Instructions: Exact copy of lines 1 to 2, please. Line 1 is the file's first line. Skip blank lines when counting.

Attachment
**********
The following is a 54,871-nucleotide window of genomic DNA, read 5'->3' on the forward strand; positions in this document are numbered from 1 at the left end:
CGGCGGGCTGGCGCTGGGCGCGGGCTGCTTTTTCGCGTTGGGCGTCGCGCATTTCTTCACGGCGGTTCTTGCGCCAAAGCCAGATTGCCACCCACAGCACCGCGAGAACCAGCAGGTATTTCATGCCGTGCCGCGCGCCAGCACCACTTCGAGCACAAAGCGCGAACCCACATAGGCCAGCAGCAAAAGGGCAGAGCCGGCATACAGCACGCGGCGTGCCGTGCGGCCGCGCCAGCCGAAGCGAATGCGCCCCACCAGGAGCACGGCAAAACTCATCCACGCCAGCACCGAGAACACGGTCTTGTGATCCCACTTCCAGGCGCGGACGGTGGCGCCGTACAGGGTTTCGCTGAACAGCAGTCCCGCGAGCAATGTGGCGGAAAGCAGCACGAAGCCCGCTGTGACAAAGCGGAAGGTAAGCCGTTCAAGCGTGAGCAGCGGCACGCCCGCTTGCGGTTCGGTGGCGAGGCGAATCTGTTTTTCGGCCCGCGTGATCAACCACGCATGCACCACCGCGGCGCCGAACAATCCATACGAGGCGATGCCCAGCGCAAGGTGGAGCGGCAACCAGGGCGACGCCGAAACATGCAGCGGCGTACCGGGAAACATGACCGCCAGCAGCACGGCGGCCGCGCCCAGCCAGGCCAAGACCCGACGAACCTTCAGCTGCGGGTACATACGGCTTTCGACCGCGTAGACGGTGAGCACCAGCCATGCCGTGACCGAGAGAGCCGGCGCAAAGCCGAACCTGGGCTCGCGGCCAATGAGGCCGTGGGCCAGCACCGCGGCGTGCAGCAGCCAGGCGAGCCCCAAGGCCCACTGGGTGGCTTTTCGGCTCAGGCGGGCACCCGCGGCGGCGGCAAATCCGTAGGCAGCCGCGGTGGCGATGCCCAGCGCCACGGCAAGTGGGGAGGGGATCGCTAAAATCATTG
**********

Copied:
The following is a 54,871-nucleotide window of genomic DNA, read 5'->3' on the forward strand; positions in this document are numbered from 1 at the left end:
CGGCGGGCTGGCGCTGGGCGCGGGCTGCTTTTTCGCGTTGGGCGTCGCGCATTTCTTCACGGCGGTTCTTGCGCCAAAGCCAGATTGCCACCCACAGCACCGCGAGAACCAGCAGGTATTTCATGCCGTGCCGCGCGCCAGCACCACTTCGAGCACAAAGCGCGAACCCACATAGGCCAGCAGCAAAAGGGCAGAGCCGGCATACAGCACGCGGCGTGCCGTGCGGCCGCGCCAGCCGAAGCGAATGCGCCCCACCAGGAGCACGGCAAAACTCATCCACGCCAGCACCGAGAACACGGTCTTGTGATCCCACTTCCAGGCGCGGACGGTGGCGCCGTACAGGGTTTCGCTGAACAGCAGTCCCGCGAGCAATGTGGCGGAAAGCAGCACGAAGCCCGCTGTGACAAAGCGGAAGGTAAGCCGTTCAAGCGTGAGCAGCGGCACGCCCGCTTGCGGTTCGGTGGCGAGGCGAATCTGTTTTTCGGCCCGCGTGATCAACCACGCATGCACCACCGCGGCGCCGAACAATCCATACGAGGCGATGCCCAGCGCAAGGTGGAGCGGCAACCAGGGCGACGCCGAAACATGCAGCGGCGTACCGGGAAACATGACCGCCAGCAGCACGGCGGCCGCGCCCAGCCAGGCCAAGACCCGACGAACCTTCAGCTGCGGGTACATACGGCTTTCGACCGCGTAGACGGTGAGCACCAGCCATGCCGTGACCGAGAGAGCCGGCGCAAAGCCGAACCTGGGCTCGCGGCCAATGAGGCCGTGGGCCAGCACCGCGGCGTGCAGCAGCCAGGCGAGCCCCAAGGCCCACTGGGTGGCTTTTCGGCTCAGGCGGGCACCCGCGGCGGCGGCAAATCCGTAGGCAGCCGCGGTGGCGATGCCCAGCGCCACGGCAAGTGGGGAGGGGATCGCTAAAATCATTG